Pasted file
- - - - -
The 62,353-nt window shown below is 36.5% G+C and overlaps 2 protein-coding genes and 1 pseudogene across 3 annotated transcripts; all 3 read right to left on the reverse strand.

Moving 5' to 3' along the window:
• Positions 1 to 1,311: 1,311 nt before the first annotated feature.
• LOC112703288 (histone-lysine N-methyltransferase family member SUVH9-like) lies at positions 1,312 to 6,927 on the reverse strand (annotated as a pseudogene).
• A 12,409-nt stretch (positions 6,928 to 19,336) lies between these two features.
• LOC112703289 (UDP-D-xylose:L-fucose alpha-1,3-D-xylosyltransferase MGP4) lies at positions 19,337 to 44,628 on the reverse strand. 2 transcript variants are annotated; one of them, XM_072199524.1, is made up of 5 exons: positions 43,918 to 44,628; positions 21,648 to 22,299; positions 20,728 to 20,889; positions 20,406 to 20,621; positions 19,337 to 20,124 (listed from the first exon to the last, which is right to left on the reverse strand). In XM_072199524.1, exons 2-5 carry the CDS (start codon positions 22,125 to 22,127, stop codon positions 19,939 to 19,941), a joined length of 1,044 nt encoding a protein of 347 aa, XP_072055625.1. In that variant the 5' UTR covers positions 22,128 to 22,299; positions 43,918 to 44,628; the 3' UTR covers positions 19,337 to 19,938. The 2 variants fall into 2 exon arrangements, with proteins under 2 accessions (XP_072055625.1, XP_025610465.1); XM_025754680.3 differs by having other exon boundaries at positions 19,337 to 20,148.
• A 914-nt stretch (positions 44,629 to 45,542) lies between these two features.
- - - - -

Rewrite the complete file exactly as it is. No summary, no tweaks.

The 62,353-nt window shown below is 36.5% G+C and overlaps 2 protein-coding genes and 1 pseudogene across 3 annotated transcripts; all 3 read right to left on the reverse strand.

Moving 5' to 3' along the window:
• Positions 1 to 1,311: 1,311 nt before the first annotated feature.
• LOC112703288 (histone-lysine N-methyltransferase family member SUVH9-like) lies at positions 1,312 to 6,927 on the reverse strand (annotated as a pseudogene).
• A 12,409-nt stretch (positions 6,928 to 19,336) lies between these two features.
• LOC112703289 (UDP-D-xylose:L-fucose alpha-1,3-D-xylosyltransferase MGP4) lies at positions 19,337 to 44,628 on the reverse strand. 2 transcript variants are annotated; one of them, XM_072199524.1, is made up of 5 exons: positions 43,918 to 44,628; positions 21,648 to 22,299; positions 20,728 to 20,889; positions 20,406 to 20,621; positions 19,337 to 20,124 (listed from the first exon to the last, which is right to left on the reverse strand). In XM_072199524.1, exons 2-5 carry the CDS (start codon positions 22,125 to 22,127, stop codon positions 19,939 to 19,941), a joined length of 1,044 nt encoding a protein of 347 aa, XP_072055625.1. In that variant the 5' UTR covers positions 22,128 to 22,299; positions 43,918 to 44,628; the 3' UTR covers positions 19,337 to 19,938. The 2 variants fall into 2 exon arrangements, with proteins under 2 accessions (XP_072055625.1, XP_025610465.1); XM_025754680.3 differs by having other exon boundaries at positions 19,337 to 20,148.
• A 914-nt stretch (positions 44,629 to 45,542) lies between these two features.